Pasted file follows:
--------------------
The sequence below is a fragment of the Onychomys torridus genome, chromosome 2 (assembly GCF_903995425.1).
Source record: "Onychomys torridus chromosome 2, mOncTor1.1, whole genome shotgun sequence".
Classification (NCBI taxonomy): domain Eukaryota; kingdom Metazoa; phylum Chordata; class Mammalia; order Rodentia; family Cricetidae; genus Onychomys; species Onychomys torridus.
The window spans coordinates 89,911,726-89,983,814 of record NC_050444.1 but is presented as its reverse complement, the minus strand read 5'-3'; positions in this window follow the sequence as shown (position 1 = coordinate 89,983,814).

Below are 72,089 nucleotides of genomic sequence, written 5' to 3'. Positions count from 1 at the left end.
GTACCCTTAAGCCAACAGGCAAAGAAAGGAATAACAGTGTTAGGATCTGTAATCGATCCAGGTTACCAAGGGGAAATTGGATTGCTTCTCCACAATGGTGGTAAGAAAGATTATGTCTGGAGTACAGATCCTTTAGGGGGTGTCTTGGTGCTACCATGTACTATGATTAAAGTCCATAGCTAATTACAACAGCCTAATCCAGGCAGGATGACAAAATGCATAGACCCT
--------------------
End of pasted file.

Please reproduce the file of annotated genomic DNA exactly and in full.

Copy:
The sequence below is a fragment of the Onychomys torridus genome, chromosome 2 (assembly GCF_903995425.1).
Source record: "Onychomys torridus chromosome 2, mOncTor1.1, whole genome shotgun sequence".
Classification (NCBI taxonomy): domain Eukaryota; kingdom Metazoa; phylum Chordata; class Mammalia; order Rodentia; family Cricetidae; genus Onychomys; species Onychomys torridus.
The window spans coordinates 89,911,726-89,983,814 of record NC_050444.1 but is presented as its reverse complement, the minus strand read 5'-3'; positions in this window follow the sequence as shown (position 1 = coordinate 89,983,814).

Below are 72,089 nucleotides of genomic sequence, written 5' to 3'. Positions count from 1 at the left end.
GTACCCTTAAGCCAACAGGCAAAGAAAGGAATAACAGTGTTAGGATCTGTAATCGATCCAGGTTACCAAGGGGAAATTGGATTGCTTCTCCACAATGGTGGTAAGAAAGATTATGTCTGGAGTACAGATCCTTTAGGGGGTGTCTTGGTGCTACCATGTACTATGATTAAAGTCCATAGCTAATTACAACAGCCTAATCCAGGCAGGATGACAAAATGCATAGACCCT